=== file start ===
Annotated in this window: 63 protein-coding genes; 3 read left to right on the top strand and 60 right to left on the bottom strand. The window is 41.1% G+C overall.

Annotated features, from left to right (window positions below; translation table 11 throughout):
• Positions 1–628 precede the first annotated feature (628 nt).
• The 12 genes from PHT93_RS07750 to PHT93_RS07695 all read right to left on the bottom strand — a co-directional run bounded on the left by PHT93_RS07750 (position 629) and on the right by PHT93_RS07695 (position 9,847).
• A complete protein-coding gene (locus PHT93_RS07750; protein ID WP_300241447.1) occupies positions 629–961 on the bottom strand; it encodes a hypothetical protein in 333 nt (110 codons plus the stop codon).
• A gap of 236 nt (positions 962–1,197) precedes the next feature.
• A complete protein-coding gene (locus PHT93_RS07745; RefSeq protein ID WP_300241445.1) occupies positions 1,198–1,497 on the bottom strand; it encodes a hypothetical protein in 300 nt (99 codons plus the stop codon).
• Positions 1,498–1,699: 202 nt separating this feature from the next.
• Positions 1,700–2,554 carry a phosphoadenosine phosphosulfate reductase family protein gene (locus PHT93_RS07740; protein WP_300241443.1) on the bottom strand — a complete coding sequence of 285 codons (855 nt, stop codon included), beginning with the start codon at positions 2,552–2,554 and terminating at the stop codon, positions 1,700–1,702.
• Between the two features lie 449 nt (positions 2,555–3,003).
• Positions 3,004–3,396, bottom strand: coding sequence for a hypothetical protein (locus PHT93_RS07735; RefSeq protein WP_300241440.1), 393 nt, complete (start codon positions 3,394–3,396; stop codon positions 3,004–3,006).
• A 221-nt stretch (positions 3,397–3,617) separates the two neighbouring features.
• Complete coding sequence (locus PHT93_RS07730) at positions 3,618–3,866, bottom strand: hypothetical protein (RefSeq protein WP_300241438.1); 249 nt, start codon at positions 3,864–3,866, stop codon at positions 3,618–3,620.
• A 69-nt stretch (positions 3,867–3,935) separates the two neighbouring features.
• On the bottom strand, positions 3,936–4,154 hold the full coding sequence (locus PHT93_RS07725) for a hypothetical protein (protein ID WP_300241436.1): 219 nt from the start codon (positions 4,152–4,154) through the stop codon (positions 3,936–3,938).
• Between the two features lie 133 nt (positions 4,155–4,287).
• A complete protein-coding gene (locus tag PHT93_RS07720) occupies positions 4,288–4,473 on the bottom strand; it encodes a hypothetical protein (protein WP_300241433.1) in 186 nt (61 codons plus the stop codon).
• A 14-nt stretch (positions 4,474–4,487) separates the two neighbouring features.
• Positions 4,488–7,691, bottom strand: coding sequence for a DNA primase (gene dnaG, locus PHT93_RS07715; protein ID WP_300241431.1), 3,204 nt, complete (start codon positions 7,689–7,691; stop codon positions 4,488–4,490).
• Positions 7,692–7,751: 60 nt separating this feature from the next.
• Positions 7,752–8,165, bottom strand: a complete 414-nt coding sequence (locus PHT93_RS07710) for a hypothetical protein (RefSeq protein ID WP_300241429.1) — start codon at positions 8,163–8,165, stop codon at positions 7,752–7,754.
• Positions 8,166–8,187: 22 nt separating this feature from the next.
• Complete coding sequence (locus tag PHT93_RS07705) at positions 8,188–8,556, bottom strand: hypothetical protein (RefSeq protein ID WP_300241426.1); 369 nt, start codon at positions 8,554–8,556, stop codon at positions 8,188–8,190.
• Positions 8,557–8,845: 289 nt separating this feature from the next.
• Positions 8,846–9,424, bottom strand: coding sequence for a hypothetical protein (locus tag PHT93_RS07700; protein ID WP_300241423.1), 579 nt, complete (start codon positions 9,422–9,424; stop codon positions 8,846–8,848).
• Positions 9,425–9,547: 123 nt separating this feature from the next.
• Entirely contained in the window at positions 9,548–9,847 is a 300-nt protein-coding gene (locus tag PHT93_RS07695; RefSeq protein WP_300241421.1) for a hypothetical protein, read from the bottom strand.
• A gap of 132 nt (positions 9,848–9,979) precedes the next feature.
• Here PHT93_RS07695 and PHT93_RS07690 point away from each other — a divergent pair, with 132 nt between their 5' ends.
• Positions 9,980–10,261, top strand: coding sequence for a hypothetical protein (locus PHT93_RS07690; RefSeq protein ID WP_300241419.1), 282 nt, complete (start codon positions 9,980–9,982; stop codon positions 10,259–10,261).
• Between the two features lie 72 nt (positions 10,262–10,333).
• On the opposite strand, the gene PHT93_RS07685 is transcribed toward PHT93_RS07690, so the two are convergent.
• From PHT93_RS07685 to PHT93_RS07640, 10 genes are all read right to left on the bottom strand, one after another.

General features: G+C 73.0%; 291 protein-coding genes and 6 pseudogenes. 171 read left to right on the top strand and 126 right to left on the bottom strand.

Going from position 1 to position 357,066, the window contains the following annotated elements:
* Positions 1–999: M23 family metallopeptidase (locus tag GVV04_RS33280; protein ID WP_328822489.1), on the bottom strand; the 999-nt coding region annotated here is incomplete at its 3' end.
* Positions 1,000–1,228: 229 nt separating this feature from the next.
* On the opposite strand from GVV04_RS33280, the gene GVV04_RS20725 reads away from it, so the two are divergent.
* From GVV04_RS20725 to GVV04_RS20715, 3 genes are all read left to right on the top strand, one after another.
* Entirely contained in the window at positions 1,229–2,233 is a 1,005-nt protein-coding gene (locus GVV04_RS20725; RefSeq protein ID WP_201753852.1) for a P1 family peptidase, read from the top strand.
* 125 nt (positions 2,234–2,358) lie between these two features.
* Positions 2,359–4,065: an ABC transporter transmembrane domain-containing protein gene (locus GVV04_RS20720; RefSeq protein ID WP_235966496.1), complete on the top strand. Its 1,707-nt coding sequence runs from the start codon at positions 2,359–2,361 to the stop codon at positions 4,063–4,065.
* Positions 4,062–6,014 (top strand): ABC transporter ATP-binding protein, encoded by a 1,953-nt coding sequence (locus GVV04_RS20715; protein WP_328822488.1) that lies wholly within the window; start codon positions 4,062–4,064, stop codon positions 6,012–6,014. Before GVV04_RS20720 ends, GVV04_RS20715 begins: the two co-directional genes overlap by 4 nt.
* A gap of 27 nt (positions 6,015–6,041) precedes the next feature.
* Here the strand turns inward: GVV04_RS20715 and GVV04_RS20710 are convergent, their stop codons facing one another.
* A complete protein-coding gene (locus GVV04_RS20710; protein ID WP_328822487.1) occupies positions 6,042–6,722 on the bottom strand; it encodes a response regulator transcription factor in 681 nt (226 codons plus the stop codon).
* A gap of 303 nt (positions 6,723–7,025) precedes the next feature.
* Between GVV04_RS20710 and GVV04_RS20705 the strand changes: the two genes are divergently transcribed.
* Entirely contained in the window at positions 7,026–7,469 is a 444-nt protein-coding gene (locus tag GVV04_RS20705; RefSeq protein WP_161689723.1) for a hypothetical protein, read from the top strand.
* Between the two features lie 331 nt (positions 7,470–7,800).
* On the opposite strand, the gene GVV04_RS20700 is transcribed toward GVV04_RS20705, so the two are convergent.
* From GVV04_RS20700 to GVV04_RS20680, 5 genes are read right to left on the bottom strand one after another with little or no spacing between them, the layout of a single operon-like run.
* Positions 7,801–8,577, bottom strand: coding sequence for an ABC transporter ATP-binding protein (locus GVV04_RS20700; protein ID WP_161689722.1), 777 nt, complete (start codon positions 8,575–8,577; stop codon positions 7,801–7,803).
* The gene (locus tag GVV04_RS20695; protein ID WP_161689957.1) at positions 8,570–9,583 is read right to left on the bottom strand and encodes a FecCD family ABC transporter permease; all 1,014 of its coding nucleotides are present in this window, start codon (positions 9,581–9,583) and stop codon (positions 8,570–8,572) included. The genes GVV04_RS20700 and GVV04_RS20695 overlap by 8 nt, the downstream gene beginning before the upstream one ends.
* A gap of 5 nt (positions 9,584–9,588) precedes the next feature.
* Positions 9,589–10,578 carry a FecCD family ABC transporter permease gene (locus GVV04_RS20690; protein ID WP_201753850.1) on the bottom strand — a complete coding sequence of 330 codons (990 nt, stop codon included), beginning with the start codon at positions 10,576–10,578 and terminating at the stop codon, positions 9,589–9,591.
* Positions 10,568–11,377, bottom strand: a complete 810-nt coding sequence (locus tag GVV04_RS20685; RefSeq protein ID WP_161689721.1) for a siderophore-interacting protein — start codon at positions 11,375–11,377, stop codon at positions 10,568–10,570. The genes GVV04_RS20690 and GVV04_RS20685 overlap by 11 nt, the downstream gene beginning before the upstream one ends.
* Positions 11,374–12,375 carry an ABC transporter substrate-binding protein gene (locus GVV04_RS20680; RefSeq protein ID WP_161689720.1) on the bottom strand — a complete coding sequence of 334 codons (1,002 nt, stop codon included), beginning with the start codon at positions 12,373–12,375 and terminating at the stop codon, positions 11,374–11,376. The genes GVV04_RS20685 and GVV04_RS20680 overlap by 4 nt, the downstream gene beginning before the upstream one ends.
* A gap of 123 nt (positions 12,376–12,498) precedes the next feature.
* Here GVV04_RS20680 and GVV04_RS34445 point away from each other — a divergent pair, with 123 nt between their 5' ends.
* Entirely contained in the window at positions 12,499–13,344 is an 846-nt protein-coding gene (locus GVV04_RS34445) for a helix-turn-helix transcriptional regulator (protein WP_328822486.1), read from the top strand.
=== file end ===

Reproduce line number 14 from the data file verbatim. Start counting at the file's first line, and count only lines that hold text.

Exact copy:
• A 69-nt stretch (positions 3,867–3,935) separates the two neighbouring features.